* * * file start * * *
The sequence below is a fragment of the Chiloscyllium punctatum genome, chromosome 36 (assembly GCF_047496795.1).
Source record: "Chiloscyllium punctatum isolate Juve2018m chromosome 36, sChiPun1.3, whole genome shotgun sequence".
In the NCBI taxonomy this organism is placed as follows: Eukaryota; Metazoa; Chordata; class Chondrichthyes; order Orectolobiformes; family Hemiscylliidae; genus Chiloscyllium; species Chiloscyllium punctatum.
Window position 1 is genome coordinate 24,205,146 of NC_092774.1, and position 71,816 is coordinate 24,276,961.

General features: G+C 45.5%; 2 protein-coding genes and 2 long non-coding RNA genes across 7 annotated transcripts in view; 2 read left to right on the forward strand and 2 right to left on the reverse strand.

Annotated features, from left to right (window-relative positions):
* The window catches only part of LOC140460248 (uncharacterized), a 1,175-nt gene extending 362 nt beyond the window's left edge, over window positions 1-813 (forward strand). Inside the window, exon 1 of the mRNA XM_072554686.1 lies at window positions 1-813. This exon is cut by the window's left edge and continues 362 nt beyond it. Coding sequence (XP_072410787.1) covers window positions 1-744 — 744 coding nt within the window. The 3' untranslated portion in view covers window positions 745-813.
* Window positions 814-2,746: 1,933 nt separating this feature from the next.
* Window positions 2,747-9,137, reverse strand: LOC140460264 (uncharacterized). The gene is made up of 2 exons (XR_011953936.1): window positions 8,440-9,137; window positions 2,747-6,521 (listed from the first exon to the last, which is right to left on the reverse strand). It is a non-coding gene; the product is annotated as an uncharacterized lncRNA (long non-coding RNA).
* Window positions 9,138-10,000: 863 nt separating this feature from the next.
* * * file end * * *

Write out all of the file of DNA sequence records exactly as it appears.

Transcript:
The sequence below is a fragment of the Chiloscyllium punctatum genome, chromosome 36 (assembly GCF_047496795.1).
Source record: "Chiloscyllium punctatum isolate Juve2018m chromosome 36, sChiPun1.3, whole genome shotgun sequence".
In the NCBI taxonomy this organism is placed as follows: Eukaryota; Metazoa; Chordata; class Chondrichthyes; order Orectolobiformes; family Hemiscylliidae; genus Chiloscyllium; species Chiloscyllium punctatum.
Window position 1 is genome coordinate 24,205,146 of NC_092774.1, and position 71,816 is coordinate 24,276,961.

General features: G+C 45.5%; 2 protein-coding genes and 2 long non-coding RNA genes across 7 annotated transcripts in view; 2 read left to right on the forward strand and 2 right to left on the reverse strand.

Annotated features, from left to right (window-relative positions):
* The window catches only part of LOC140460248 (uncharacterized), a 1,175-nt gene extending 362 nt beyond the window's left edge, over window positions 1-813 (forward strand). Inside the window, exon 1 of the mRNA XM_072554686.1 lies at window positions 1-813. This exon is cut by the window's left edge and continues 362 nt beyond it. Coding sequence (XP_072410787.1) covers window positions 1-744 — 744 coding nt within the window. The 3' untranslated portion in view covers window positions 745-813.
* Window positions 814-2,746: 1,933 nt separating this feature from the next.
* Window positions 2,747-9,137, reverse strand: LOC140460264 (uncharacterized). The gene is made up of 2 exons (XR_011953936.1): window positions 8,440-9,137; window positions 2,747-6,521 (listed from the first exon to the last, which is right to left on the reverse strand). It is a non-coding gene; the product is annotated as an uncharacterized lncRNA (long non-coding RNA).
* Window positions 9,138-10,000: 863 nt separating this feature from the next.